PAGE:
January 11, 2006

Texas Cattle Ranchers Hobbled by Drought, Fires

By Bob Burgdorfer

CHICAGO -- Texas rancher Pete Bonds would like to add cattle to his 7,000-head herd but the lack of grazing and the lack of water prevent it.

A drought in Texas and Oklahoma, one of the worst in nearly 100 years, has dried up creeks and ponds, depleted pastures, and fueled wildfires that have burned precious hay and grass.

The conditions have ranchers selling off breeding stock at a time when they should be expanding herds. Current prices have been profitable for nearly every level of the cattle industry, and during profitable times producers normally expand.

"We just don't have the grass to expand," said Bonds during a telephone interview this week.

The reluctance of Texas ranchers to expand could reduce cattle and beef supplies later, Bonds said. Texas is the largest cattle state with nearly 14 million head; Oklahoma is No. 4 with about 5.4 million head.

Another impediment to expansion is the higher cost of hay. Hay near Fort Worth cost $65 to $75 per 1,000-lb bale, more than double the normal $30 per bale, said John Merrill, who ranches near Crowley, Texas.

In addition, wildfires spring up without warning, endangering the few pastures and small amounts of hay ranchers do have.

"Any rancher or landowner out there is still losing a lot of sleep worrying about looking out the window and seeing his or his neighbor's place on fire," said Matt Brockman, executive vice president at the Texas Southwestern Cattle Raisers Association.


While Texas and Oklahoma ranchers struggle with the drought, ranchers elsewhere are expanding using proceeds from high cattle prices, industry sources said.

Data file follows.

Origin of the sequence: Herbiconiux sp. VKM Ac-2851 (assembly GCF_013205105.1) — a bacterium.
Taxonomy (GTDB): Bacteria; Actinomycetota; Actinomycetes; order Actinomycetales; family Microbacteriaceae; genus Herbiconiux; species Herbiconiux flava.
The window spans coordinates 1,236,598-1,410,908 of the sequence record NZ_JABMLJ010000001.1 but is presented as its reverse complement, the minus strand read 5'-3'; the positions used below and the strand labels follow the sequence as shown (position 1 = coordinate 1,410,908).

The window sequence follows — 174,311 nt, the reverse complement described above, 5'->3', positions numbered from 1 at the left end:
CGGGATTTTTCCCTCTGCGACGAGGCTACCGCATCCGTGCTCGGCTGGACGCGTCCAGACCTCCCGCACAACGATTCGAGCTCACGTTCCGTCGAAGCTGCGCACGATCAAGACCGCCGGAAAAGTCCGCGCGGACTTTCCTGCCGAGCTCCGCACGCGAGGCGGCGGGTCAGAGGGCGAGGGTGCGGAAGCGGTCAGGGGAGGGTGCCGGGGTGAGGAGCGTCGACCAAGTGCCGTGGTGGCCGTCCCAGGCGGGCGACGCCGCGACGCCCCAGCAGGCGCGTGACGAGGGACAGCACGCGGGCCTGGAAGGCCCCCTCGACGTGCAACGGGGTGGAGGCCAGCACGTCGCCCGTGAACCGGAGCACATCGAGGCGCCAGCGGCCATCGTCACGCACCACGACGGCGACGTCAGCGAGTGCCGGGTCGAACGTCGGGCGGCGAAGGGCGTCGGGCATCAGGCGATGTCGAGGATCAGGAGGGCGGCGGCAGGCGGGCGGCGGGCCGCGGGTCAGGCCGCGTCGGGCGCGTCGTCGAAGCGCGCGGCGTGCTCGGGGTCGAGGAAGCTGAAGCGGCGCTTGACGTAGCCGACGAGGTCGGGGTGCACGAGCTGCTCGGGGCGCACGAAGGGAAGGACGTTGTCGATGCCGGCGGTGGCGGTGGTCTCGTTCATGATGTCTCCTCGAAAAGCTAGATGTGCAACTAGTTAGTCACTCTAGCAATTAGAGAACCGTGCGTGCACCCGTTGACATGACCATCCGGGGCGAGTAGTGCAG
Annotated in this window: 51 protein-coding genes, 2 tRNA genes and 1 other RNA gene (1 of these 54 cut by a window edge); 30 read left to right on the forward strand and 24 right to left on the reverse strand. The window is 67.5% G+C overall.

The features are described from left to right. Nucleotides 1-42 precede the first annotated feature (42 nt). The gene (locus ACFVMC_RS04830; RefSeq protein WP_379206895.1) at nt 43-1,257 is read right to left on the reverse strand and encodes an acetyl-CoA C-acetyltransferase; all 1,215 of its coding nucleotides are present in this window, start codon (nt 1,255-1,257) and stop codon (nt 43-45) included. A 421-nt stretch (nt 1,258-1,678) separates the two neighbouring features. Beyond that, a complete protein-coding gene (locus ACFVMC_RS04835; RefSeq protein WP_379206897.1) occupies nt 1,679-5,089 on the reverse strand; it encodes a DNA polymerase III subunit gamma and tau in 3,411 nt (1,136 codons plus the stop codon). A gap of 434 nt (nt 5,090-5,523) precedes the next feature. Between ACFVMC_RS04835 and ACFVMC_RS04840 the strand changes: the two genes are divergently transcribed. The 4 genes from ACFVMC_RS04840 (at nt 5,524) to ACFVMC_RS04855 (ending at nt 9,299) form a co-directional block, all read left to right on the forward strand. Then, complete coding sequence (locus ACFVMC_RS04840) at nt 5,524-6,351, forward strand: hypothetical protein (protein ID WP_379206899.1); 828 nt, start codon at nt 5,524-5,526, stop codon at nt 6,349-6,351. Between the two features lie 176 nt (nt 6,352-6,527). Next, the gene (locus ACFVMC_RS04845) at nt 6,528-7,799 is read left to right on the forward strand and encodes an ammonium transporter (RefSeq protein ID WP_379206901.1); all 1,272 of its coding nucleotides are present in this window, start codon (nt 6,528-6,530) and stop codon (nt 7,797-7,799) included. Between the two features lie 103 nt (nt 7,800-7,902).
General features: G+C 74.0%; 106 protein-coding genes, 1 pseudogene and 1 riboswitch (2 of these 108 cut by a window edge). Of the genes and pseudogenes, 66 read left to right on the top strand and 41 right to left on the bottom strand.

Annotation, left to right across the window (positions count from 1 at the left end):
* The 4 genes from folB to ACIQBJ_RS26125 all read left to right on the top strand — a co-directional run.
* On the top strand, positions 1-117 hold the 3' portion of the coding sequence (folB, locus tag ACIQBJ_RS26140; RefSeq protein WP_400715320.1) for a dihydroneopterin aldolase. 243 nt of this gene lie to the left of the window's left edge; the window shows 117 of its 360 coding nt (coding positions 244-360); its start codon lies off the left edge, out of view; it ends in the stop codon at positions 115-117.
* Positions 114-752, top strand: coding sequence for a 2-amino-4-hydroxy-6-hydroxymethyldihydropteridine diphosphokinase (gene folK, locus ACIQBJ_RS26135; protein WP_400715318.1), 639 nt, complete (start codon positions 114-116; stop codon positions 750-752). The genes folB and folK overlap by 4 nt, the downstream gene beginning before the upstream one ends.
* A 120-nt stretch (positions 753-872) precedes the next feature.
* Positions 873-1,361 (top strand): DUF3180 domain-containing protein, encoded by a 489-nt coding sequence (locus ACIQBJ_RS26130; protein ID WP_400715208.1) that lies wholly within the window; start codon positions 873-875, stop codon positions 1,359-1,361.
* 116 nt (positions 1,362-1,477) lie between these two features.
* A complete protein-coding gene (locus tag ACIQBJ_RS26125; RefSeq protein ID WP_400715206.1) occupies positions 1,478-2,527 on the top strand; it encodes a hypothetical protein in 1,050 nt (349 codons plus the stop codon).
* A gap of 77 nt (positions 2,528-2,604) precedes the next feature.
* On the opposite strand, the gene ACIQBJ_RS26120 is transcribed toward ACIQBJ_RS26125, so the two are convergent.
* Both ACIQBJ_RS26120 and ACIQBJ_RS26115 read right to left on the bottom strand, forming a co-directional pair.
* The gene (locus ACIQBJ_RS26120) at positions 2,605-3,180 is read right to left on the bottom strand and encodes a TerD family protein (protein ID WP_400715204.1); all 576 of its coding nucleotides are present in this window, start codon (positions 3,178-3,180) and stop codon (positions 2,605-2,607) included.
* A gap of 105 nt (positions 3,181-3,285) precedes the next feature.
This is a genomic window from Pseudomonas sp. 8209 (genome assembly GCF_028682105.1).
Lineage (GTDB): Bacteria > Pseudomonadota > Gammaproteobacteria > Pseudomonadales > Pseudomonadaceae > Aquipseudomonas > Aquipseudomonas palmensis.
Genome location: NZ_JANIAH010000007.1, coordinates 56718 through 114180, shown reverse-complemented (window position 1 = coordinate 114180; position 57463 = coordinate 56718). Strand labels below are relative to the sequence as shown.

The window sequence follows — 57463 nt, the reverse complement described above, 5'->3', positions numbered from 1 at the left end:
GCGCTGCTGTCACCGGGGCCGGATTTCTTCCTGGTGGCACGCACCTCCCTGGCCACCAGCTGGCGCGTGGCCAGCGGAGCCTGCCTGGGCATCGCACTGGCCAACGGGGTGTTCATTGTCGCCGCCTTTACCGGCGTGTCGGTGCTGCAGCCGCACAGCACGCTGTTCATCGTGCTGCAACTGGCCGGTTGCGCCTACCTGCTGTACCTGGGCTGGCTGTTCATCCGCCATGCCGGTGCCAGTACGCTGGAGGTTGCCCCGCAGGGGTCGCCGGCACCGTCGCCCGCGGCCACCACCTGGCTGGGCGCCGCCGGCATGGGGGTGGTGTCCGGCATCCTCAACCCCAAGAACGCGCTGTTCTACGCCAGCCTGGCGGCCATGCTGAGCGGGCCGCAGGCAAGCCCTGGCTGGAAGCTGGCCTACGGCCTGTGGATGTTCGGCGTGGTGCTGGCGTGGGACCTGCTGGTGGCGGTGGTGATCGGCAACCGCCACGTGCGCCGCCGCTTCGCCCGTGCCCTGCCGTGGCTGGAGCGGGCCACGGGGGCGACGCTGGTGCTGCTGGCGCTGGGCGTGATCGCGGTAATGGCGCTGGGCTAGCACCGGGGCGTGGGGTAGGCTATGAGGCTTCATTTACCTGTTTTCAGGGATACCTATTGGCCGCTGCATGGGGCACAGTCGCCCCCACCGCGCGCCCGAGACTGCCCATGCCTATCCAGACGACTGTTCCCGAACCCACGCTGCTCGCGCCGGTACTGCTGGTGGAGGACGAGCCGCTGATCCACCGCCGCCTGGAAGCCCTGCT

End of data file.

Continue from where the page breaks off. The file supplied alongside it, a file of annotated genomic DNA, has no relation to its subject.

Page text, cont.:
"At this point, from a nationwide perspective, we are still going to see a 1 percent growth at least in the beef cow herd," said Jim Robb, an agricultural economist at the Livestock Marketing Information Center.

If the drought stays confined to Oklahoma and Texas it should not greatly affect future cattle supplies, said Robb.

"From a nationwide perspective, in the current state, the drought is not going to cause much of a disruption. If the drought expands and persists through the spring then it is going to be an issue," he said.


Forecaster Mike Palmerino at Meteorlogix said long-term weather models indicate rain- or snow-bearing storms could move into the drought-affected region late next week.

"There are hints that this could be the beginning of a change in pattern toward wetter conditions in the southern Plains," said Palmerino. "We will know more in the next few days."

Ranchers said it will take several storms before the pastures recover.

"A one-time, four-inch rain will not even come close to getting us out of the quandary we are in," said Brockman. "It will take numerous storms."

As of Tuesday, Palmerino said the area near Lubbock, Texas, had gone 74 days without measurable precipitation. That is the fifth longest dry spell for that area since 1911. The longest dry spell was 85 days, which ended in January 1922.